8

The absolute time a stock will take depends on the quantity of stock you are making and also on the ratio of solids to liquid with which you started (along with the strength of your burner, the starting temperature of the water, the geometry of your pot, ...). Intentional variation is also possible depending on your intended use. The best advice I've heard ...


8

The brown color of the stock comes from the cooking method, not the kind of bones, a chicken stock cooked in the "brown stock" method can be as dark as what we expect beef stock to be. Roasting the bones was a good start; but you also need to brown the vegetables, either with the bones for the last half hour or in a pan on the stovetop. One of the most ...


8

If you heat some up, and add a little salt, does it taste good? Then its a successful stock. If you want it to be thicker/stronger, simmer it a while to reduce it. As SAJ14SAJ says, that's a fairly large amount of water vs. the amount of bones.


8

Perhaps you could consider straining it twice? Use your strainer the first time to get out the larger particles and then do a second time with the cheesecloth so that it doesn't get clogged as easily. I imagine this wouldn't be any faster, but you'd have to fight with the clogged cheesecloth less.


7

Duck feet will render plenty of gelatin because of the amount of cartilage, same as chicken feet. Any bird's feet are a good choice. The method for making stock is pretty much the same no matter what you put into it, so yes, you can follow your favourite recipe for chicken stock and substitute duck feet. The only thing to keep in mind is that duck feet, ...


7

I've not heard of egg shells being used that way. I'm not sure what they would add. The classic way of clarifying a meat stock to make it crystal clear (ie: for a consommé) is to whisk egg white (and I know at least one chef who adds crushed up egg shell to this mix) and finely ground meat into the cold stock and then gradually heat it. As the added ...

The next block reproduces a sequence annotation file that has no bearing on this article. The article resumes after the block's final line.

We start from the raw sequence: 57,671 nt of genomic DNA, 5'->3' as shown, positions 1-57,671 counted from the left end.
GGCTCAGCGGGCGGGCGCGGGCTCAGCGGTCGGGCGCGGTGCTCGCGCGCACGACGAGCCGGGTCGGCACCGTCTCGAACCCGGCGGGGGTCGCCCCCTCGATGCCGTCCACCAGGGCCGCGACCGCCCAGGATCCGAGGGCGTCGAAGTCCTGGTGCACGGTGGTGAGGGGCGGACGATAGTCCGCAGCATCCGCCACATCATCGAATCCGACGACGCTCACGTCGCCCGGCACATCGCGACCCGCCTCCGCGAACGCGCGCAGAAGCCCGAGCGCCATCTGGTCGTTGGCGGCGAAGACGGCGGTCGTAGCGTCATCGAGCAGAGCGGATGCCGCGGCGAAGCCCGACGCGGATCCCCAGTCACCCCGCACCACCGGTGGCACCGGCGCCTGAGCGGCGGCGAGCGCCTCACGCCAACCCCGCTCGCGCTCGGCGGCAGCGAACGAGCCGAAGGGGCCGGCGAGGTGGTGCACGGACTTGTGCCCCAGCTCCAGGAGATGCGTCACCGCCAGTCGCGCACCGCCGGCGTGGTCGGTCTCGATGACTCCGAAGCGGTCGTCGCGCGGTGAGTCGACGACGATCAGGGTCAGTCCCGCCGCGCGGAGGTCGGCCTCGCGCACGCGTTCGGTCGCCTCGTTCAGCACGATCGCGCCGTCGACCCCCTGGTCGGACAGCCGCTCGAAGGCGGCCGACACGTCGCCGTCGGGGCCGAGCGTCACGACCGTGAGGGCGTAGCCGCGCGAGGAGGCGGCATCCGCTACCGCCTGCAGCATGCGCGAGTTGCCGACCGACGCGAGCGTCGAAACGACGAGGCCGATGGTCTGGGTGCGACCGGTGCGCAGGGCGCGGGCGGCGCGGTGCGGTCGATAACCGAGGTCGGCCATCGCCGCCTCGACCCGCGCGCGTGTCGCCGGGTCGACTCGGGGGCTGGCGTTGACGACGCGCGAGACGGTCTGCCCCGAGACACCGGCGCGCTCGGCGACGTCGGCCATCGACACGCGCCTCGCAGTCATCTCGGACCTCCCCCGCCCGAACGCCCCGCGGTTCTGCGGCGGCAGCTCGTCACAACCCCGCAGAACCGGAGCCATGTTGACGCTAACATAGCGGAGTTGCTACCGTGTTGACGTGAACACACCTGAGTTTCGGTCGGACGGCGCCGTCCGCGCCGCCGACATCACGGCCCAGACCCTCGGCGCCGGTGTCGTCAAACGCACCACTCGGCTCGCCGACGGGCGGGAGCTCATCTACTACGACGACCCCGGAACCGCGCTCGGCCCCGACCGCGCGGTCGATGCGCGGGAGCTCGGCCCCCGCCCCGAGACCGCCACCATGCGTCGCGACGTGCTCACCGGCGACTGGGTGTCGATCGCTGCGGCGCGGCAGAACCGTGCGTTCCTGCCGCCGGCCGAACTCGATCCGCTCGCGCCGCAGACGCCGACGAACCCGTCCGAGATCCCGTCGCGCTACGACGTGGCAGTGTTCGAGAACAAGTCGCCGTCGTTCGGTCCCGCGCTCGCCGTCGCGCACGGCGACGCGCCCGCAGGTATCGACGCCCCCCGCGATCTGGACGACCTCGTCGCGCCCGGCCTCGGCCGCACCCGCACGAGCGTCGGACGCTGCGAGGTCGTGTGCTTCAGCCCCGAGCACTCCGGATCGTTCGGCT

7

The best use for beet stock--the water you boiled fresh beets in--is to drink it. Make sure, of course, you wash the beets before boiling so your stock is free of unwanted icky stuff. Beet stock is just one of the four ways you can use fresh beets. First, cut off the stalks and then cut the leaves off the stocks. The stalks, boiled or sauteed, can be eaten ...


7

I have never seen a stock recipe that recommended 3 days. In my experience, after 12 hours the bones gave up all they had and would crumble when touched. Even so- simmering with the lid off will cause quite a bit of evaporation. Definitely add water whenever you notice it is low. I've had stocks dry up completely and it smells absolutely horrible when they ...


7

You want to avoid salt, until the time of use--especially after reduction. Similarly, unless you know the use for the stock in advance you might want to avoid strong herbs like sage or lemongrass. Tomatoes probably are not suitable in my opinion for most meat stocks. And no fingers. Definitely avoid the fingers in the stock. It is really hot, and can ...


7

It sounds to me like the seal on the lids may be very slightly compromised. For example: lids start down with a good seal pressure can't escape and starts building up like usual imperfection in lid seal gives way a vents out pressure/heat, lid pops up jar/contents starts to cool, constricting, again like usual - this is what seals the jars in a normal ...